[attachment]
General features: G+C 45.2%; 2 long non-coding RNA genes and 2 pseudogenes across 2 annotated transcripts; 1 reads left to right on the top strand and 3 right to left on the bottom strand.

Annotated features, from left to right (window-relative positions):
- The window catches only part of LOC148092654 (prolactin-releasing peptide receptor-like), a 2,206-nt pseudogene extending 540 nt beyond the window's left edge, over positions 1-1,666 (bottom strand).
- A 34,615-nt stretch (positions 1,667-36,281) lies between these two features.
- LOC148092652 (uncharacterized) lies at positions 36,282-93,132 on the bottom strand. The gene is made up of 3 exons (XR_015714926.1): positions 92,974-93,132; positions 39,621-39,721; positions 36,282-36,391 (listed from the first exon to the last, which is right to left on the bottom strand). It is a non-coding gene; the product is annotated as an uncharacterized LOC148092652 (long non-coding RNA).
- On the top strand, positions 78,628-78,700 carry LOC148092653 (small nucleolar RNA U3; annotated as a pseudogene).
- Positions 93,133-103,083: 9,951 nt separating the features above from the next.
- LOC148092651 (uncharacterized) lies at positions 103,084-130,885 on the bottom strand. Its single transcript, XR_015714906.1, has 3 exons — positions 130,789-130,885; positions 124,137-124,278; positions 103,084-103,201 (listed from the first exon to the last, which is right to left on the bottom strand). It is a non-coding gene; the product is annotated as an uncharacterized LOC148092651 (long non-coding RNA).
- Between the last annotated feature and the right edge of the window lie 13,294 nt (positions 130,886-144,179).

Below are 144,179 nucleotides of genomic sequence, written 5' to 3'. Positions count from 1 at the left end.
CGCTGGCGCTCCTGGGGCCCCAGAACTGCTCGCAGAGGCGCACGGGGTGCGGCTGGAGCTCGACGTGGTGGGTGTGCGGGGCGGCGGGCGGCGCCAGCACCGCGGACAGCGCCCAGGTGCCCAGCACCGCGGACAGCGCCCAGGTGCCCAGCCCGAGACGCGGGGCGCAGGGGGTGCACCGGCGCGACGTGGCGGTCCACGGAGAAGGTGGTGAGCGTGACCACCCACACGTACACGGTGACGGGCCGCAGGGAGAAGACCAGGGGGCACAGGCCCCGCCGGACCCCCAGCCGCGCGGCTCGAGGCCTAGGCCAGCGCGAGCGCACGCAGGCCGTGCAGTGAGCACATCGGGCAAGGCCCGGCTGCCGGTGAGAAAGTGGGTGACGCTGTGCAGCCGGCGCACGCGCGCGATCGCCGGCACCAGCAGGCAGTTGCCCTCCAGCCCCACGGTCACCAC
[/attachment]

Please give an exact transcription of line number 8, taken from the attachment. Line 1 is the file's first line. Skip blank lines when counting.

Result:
- LOC148092651 (uncharacterized) lies at positions 103,084-130,885 on the bottom strand. Its single transcript, XR_015714906.1, has 3 exons — positions 130,789-130,885; positions 124,137-124,278; positions 103,084-103,201 (listed from the first exon to the last, which is right to left on the bottom strand). It is a non-coding gene; the product is annotated as an uncharacterized LOC148092651 (long non-coding RNA).